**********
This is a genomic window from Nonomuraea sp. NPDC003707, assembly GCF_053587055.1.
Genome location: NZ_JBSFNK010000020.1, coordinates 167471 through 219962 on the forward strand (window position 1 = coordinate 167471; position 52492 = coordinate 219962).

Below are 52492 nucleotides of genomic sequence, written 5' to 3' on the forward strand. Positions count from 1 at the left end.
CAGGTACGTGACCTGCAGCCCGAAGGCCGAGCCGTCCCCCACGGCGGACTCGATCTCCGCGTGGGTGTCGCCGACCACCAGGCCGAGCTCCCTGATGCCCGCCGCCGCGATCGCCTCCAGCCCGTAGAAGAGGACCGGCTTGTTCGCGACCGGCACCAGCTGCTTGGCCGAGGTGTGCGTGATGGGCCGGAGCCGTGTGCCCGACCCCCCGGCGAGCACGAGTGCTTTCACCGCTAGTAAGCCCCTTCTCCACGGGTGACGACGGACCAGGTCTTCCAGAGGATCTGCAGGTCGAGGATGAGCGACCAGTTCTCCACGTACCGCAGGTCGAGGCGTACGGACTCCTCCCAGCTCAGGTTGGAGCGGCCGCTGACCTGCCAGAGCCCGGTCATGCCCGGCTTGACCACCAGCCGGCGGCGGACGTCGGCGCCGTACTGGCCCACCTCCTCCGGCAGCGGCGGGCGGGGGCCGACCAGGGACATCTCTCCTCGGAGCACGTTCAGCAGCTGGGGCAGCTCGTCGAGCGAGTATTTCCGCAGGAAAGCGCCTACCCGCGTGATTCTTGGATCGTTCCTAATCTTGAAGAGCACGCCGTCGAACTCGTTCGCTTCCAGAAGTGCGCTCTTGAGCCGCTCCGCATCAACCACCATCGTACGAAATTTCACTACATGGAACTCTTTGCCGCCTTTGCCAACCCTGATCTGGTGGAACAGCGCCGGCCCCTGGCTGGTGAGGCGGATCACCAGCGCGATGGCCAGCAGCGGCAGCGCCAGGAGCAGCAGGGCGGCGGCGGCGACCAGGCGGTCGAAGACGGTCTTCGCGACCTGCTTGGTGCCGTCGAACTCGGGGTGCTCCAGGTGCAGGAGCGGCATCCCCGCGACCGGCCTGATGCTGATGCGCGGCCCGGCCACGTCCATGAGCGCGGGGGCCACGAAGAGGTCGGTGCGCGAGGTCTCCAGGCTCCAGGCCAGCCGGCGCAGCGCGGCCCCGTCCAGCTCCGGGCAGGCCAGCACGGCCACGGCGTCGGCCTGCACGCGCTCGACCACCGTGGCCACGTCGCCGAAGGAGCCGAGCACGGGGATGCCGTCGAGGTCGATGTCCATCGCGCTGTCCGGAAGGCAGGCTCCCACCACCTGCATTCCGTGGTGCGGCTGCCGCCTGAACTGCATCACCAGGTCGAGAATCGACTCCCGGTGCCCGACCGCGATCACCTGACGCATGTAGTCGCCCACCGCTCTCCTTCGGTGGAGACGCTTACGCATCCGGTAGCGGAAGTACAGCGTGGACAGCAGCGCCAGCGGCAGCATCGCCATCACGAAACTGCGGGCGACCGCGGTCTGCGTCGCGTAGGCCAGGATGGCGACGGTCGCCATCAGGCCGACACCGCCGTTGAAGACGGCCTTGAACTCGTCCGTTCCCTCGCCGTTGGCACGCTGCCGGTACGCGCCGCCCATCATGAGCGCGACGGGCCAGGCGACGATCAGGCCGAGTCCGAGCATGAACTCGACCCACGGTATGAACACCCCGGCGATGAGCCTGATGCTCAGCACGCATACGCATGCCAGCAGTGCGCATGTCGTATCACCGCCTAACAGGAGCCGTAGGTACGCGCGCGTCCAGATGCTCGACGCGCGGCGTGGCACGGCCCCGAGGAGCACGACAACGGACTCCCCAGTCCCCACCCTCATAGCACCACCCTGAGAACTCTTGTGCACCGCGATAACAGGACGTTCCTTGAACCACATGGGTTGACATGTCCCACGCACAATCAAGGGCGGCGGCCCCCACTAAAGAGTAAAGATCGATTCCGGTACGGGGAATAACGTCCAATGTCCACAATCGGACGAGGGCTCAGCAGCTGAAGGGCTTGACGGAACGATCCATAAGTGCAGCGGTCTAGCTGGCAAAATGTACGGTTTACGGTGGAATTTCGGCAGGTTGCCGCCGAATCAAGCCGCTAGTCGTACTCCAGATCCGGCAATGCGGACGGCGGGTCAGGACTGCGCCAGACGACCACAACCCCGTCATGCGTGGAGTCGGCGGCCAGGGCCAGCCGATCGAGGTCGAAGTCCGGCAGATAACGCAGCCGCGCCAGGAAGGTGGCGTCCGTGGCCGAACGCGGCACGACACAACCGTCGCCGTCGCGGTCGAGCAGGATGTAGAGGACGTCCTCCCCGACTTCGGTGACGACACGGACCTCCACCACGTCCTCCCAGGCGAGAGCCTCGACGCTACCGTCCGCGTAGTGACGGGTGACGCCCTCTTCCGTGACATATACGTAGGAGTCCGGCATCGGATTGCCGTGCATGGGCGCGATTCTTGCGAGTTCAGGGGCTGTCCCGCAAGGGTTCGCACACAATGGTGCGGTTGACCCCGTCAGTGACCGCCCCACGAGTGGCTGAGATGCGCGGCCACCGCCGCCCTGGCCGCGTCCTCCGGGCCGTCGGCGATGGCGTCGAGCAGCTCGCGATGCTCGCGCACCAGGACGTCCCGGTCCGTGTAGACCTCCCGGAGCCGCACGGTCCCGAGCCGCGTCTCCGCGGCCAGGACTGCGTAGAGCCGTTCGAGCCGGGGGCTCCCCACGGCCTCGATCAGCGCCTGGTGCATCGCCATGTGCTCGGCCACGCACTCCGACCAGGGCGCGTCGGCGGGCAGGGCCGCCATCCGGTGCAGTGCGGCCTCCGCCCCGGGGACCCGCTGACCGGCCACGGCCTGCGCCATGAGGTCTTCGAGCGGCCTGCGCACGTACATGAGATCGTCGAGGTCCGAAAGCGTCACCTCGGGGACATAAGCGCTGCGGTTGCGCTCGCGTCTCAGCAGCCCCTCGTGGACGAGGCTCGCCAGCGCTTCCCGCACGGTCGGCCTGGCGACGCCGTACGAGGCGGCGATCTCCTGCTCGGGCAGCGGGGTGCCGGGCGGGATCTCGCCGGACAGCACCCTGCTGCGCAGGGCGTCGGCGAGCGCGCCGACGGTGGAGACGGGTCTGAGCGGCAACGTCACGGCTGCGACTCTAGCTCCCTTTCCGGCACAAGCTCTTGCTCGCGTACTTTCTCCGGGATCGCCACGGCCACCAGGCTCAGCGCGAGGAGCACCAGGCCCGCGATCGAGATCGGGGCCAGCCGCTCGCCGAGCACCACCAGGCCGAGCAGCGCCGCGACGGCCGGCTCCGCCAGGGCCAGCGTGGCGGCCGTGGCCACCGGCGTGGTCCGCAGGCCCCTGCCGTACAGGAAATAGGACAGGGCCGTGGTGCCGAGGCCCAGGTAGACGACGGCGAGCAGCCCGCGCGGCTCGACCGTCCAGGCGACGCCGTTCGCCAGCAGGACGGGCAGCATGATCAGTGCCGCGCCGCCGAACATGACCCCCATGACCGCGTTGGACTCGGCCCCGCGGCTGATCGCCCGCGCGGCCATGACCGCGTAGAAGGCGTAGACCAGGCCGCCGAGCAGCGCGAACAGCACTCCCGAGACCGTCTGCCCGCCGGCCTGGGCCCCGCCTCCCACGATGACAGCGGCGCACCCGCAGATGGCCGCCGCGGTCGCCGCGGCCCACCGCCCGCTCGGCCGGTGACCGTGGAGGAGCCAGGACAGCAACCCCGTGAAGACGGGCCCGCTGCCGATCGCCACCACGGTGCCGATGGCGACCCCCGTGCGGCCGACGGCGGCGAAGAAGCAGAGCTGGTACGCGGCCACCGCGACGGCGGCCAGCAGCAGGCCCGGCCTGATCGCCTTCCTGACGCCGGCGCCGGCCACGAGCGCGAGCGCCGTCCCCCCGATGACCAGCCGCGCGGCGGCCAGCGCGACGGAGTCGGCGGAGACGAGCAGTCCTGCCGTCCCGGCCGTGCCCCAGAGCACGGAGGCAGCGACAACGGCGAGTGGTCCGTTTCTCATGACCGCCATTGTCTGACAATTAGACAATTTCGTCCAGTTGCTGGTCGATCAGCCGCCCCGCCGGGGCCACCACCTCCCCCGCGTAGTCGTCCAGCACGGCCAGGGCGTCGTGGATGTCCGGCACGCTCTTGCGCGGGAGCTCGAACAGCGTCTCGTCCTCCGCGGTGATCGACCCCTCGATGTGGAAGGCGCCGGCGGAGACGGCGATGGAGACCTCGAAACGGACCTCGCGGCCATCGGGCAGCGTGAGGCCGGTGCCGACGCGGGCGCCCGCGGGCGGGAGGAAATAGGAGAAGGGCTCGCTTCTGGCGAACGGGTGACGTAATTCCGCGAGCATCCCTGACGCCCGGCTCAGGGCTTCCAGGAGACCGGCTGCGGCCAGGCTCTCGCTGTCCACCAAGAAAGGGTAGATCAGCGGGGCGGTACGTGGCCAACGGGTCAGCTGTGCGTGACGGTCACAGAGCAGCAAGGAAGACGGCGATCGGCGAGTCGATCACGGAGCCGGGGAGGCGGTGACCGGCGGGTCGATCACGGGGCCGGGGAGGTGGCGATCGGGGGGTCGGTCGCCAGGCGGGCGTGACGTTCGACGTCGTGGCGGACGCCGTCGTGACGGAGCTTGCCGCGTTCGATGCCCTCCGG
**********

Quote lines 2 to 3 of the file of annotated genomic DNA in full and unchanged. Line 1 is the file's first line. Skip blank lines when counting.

Genome location: NZ_JBSFNK010000020.1, coordinates 167471 through 219962 on the forward strand (window position 1 = coordinate 167471; position 52492 = coordinate 219962).

Below are 52492 nucleotides of genomic sequence, written 5' to 3' on the forward strand. Positions count from 1 at the left end.